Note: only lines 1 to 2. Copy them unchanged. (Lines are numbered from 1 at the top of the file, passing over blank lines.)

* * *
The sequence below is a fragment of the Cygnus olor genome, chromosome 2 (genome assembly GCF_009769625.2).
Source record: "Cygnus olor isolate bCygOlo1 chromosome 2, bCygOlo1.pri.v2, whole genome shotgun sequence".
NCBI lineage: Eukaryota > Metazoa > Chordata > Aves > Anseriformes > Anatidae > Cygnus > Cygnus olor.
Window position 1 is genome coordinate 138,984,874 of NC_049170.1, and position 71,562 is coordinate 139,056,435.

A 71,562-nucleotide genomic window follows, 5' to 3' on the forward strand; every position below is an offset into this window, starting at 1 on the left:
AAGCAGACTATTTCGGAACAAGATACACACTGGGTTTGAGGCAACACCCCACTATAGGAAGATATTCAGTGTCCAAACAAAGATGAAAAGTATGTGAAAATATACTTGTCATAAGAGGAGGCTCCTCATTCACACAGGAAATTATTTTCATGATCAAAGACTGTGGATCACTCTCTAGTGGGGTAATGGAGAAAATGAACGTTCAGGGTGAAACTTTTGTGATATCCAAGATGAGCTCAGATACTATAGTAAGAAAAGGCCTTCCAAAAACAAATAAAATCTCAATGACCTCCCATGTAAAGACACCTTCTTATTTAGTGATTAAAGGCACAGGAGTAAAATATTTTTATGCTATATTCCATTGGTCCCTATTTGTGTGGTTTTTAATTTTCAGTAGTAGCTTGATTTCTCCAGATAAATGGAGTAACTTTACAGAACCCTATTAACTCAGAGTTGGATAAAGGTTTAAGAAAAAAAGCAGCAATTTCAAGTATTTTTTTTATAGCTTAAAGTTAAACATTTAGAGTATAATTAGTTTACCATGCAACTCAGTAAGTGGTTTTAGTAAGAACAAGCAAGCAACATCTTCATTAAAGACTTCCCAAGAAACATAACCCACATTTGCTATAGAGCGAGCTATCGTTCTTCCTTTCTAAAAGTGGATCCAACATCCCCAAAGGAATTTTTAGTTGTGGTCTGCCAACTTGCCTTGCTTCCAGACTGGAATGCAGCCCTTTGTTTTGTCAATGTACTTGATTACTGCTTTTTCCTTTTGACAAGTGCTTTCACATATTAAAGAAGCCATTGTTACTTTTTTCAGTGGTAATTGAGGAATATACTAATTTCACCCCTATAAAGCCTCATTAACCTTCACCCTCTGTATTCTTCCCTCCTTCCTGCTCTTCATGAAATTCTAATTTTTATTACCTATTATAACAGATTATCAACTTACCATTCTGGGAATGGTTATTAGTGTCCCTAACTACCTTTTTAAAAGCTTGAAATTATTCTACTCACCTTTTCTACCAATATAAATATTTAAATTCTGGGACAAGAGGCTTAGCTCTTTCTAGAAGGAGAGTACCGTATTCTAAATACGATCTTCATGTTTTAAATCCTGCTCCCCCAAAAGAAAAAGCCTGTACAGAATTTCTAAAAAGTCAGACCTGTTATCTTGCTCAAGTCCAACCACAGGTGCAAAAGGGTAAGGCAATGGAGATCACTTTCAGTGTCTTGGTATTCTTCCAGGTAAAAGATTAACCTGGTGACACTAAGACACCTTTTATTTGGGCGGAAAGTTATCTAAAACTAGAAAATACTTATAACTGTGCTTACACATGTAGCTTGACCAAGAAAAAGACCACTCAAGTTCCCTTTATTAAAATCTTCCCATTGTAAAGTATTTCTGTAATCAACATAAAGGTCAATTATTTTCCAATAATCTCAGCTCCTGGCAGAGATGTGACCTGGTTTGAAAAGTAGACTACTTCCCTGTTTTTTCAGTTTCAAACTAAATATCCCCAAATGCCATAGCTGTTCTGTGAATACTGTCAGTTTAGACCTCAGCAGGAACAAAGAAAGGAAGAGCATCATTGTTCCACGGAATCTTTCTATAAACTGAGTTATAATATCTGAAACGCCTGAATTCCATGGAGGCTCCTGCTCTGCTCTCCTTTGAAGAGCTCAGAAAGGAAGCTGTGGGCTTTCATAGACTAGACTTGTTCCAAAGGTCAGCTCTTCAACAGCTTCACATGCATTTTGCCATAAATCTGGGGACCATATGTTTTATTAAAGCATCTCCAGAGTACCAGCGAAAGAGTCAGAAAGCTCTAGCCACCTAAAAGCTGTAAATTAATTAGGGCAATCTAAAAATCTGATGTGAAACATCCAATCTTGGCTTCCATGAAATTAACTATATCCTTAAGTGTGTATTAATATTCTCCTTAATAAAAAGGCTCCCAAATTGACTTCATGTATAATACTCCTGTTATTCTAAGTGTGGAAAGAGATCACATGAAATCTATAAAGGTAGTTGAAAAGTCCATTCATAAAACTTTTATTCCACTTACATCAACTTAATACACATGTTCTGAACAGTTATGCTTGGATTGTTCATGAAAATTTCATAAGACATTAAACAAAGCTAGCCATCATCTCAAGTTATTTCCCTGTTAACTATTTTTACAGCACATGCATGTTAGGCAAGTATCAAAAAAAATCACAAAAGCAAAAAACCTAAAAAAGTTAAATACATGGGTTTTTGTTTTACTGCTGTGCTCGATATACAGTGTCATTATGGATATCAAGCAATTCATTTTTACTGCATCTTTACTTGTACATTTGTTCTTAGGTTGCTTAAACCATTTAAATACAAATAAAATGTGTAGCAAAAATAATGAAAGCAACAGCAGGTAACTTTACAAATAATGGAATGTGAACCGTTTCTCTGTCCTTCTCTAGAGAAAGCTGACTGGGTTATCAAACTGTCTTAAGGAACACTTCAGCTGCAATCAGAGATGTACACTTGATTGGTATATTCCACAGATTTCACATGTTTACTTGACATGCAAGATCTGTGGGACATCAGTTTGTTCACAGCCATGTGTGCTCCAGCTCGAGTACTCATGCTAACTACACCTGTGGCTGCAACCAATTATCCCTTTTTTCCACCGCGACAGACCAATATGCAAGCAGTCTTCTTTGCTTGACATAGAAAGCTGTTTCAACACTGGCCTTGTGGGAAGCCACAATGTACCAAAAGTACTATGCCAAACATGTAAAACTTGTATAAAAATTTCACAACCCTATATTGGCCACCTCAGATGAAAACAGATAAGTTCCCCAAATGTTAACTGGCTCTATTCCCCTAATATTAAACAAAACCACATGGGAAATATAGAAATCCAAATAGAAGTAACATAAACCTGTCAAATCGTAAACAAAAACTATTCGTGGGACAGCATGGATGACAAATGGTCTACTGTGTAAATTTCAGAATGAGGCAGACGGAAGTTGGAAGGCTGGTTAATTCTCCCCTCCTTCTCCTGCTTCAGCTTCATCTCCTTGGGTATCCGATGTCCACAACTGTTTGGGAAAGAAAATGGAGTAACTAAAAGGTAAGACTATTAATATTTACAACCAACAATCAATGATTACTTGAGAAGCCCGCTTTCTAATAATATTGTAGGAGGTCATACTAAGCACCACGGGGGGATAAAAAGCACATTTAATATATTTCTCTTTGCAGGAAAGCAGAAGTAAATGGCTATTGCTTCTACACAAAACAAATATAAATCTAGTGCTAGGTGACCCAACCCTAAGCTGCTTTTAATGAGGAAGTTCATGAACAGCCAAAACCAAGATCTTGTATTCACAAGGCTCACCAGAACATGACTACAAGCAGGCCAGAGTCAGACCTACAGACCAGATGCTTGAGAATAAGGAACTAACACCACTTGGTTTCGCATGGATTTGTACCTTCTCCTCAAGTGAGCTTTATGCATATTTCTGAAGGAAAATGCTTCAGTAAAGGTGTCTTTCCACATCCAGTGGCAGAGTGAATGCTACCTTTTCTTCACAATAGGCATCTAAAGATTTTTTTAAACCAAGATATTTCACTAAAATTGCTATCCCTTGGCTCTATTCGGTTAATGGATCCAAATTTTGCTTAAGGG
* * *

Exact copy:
The sequence below is a fragment of the Cygnus olor genome, chromosome 2 (genome assembly GCF_009769625.2).
Source record: "Cygnus olor isolate bCygOlo1 chromosome 2, bCygOlo1.pri.v2, whole genome shotgun sequence".